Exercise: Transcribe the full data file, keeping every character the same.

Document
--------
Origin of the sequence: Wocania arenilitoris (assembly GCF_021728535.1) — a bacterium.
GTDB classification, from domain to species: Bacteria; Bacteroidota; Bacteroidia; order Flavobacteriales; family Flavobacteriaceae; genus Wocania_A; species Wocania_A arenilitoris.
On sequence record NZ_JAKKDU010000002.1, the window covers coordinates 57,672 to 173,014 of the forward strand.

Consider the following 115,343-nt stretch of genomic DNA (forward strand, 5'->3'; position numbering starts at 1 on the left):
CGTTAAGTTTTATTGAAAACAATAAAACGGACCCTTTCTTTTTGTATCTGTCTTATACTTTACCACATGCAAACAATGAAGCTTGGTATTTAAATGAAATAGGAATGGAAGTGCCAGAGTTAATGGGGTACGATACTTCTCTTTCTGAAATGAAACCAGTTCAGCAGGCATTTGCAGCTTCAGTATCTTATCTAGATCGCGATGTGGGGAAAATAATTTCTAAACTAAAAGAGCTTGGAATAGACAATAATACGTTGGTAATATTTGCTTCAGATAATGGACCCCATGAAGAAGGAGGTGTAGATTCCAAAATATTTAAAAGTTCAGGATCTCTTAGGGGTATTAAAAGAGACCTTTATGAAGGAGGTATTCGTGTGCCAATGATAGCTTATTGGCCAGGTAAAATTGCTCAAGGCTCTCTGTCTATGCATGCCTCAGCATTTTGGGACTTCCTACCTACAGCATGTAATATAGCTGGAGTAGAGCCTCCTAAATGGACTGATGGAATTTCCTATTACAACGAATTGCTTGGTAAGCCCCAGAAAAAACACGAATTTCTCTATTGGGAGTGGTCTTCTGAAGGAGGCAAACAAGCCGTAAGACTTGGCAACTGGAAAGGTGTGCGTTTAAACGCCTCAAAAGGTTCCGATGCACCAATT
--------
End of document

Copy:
Origin of the sequence: Wocania arenilitoris (assembly GCF_021728535.1) — a bacterium.
GTDB classification, from domain to species: Bacteria; Bacteroidota; Bacteroidia; order Flavobacteriales; family Flavobacteriaceae; genus Wocania_A; species Wocania_A arenilitoris.
On sequence record NZ_JAKKDU010000002.1, the window covers coordinates 57,672 to 173,014 of the forward strand.

Consider the following 115,343-nt stretch of genomic DNA (forward strand, 5'->3'; position numbering starts at 1 on the left):
CGTTAAGTTTTATTGAAAACAATAAAACGGACCCTTTCTTTTTGTATCTGTCTTATACTTTACCACATGCAAACAATGAAGCTTGGTATTTAAATGAAATAGGAATGGAAGTGCCAGAGTTAATGGGGTACGATACTTCTCTTTCTGAAATGAAACCAGTTCAGCAGGCATTTGCAGCTTCAGTATCTTATCTAGATCGCGATGTGGGGAAAATAATTTCTAAACTAAAAGAGCTTGGAATAGACAATAATACGTTGGTAATATTTGCTTCAGATAATGGACCCCATGAAGAAGGAGGTGTAGATTCCAAAATATTTAAAAGTTCAGGATCTCTTAGGGGTATTAAAAGAGACCTTTATGAAGGAGGTATTCGTGTGCCAATGATAGCTTATTGGCCAGGTAAAATTGCTCAAGGCTCTCTGTCTATGCATGCCTCAGCATTTTGGGACTTCCTACCTACAGCATGTAATATAGCTGGAGTAGAGCCTCCTAAATGGACTGATGGAATTTCCTATTACAACGAATTGCTTGGTAAGCCCCAGAAAAAACACGAATTTCTCTATTGGGAGTGGTCTTCTGAAGGAGGCAAACAAGCCGTAAGACTTGGCAACTGGAAAGGTGTGCGTTTAAACGCCTCAAAAGGTTCCGATGCACCAATT